Risley Residential College hosted its first Dada Ball on Friday in the college’s Great Hall as a gesture of thanks from Gordon Sander ’73 for his reappointment as this year’s guest suite artist. Beginning at about 10 p.m., Risleyites and non-Risleyites alike began trickling in, dressed in an assortment of feather boas, plastic rabbit ears and sunglasses, to celebrate the spirit of dada, an artistic movement characterized by its fascination with the bizarre and the nonsensical.
The event kicked off with some dada poetry followed by a brief musical/theatrical performance led by Sander. Afterwards, the party continued with Latino music by the band Rising Sign interspersed with occasional CD-music. Attendees danced, laughed and made use of Risley’s new dancing pole throughout the night, all in the name of the ball’s dada theme.
“Dada is anything goes, nonsense, kind of bizarre; you don’t have to try very hard to be dada,” said Erin Geld ’07, a central organizer of the event.
“Dada is just another synonym for wonderful nonsense,” Sander said. With respect to the party, Sander explained that the poetry, the theatrical performances and the eclectic music together formed “kind of a weird mixture, [and] that is what makes it dadaistic.”
The dada poetry, read by Erin Mcnellis ’05, consisted of three poems comprised of a phonetic array of sounds that mimicked those of specific animals. “I do a lot of work with sound but usually I use words so it was kind of interesting to be able to not use words and just do the pure sound and sounded rhythm,” Mcnellis said. The three poems read were titled Constellation Dance, Fish Dance and Mother Dance. Each one of Mcnellis’s poems was met with great applause.
In addition to the live entertainment, collages of photographs, drawings and paintings were put up around the Great Hall for party attendees to observe during the occasional slower periods. Katherine Schoenfelder grad, also a guest suite artist, was in charge of this decorative aspect of the ball.
The ball itself was paid for and encouraged by Sander in thanks for his reappointment by residents of Risley as guest suite artist for a second consecutive year. The artist position, usually filled by two persons yearly, invites an artist to reside in Risley and serve as a companion and mentor to students while continuing his or her artistic work. Students typically select Risley artists on the basis of a yearly competition for the position. “It’s a very unique job,” said Sander, “it is the only paid position — insofar as room and board constitute pay — that I know of at Cornell whose occupants are solely determined by the students themselves and not by the administration.”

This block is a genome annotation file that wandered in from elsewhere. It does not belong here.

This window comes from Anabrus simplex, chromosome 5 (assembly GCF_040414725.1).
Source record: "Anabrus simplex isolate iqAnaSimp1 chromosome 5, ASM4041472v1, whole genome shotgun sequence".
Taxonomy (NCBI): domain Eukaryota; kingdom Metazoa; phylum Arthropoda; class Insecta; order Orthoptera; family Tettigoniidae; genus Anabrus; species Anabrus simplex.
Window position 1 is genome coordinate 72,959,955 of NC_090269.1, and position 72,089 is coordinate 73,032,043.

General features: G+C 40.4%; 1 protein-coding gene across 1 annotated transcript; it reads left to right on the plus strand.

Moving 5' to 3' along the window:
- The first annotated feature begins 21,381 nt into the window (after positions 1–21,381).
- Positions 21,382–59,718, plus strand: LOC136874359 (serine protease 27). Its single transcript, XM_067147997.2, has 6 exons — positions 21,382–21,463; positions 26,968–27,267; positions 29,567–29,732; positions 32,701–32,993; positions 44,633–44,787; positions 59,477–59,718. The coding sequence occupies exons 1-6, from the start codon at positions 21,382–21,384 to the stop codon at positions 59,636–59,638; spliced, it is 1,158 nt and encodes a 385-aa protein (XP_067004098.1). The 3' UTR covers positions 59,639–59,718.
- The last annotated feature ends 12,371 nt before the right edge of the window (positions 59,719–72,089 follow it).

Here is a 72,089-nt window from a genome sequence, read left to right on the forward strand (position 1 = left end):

“We are expected to use the residency as a kind of fellowship to continue with our own artistic endeavors, which we are then expected to share with the students,” Sander added.
For example, along the walls of the hallway that led to Risley’s Great Hall, several collages of Sander’s photographic and literary work were on display.
Sander was first Risley guest artist approximately 15 years ago. He then returned to Risley in the fall of 2002 to serve a one-year term. As the end of his term approached, students changed the college charter to allow Sander to return a second year.
Many Risleyites attending the ball made positive comments about both the ball and Sander’s involvement in Risley. “I’m having a good time,” said Elizabeth Badame ’05, in describing her attitude towards the ball.
“All the residents really like [Sander]; he tries to spend a lot of time with everybody; he is really into Risley,” Badame added.
“Gordon [Sander] is one of the more wacky people you can meet, wacky in a good way,” said Ben Rotit, Risley’s residence hall director and disk jockey during the ball. “He is a leadership figure,” Rotit added.
When asked how enjoyable they felt the ball was, Eric Humerez, sound technician for Rising Sign, and Annette marquis, assistant sound technician, answered by saying, “you saw us dancing just there.”
Sander chose dada as the theme for the ball because it encourages a sense of “wonderful nonsense.” In making his decision, Sander explained that he “was using dada in its broadest definition, that is, for wonderful nonsense, as well as montage.”
Sander explained that during his time at Cornell, he was captain of the Cornell Varsity Dada team. “We use to do things like throw water balloons off the bell tower and make impromptu collages on the President’s bulletin board,” Sander remarked.
Sander then said that the dada ball was a continuation “of that spirit, the spirit of good fun.”
Before returning to Risley, Sander lived in London where he worked for the BBC and the Financial Times.
For some, the dada ball will hopefully be the beginning of a popular tradition such as Risley’s Rocky Horror Picture Show and Masquerade. “I think we are starting a new Risley tradition,” said Rue Louthen ’05, “so you have to start somewhere and it grows.”
Rotit agreed saying that “he hoped to make [the ball] a tradition for the Spring semester.”
Though Sander’s guest artist term ends this May, he claims that his experience at Risley has been very positive. “Being artist in residence at Risley has been one of the high points of my life and career,” Sander said. In fact, “I like to think that during my time at Risley I have given back half as much as the students of Risley has given to me!” Sander added.
After the ball, Sander indicated that he felt the event was very positive. “I think the ball was a great success!” Sander said, “It certainly was a magical moment to see all those couples dancing to Rising Sign.”
Badame agreed, describing the ball as “very dada.”
Archived article by David Andrade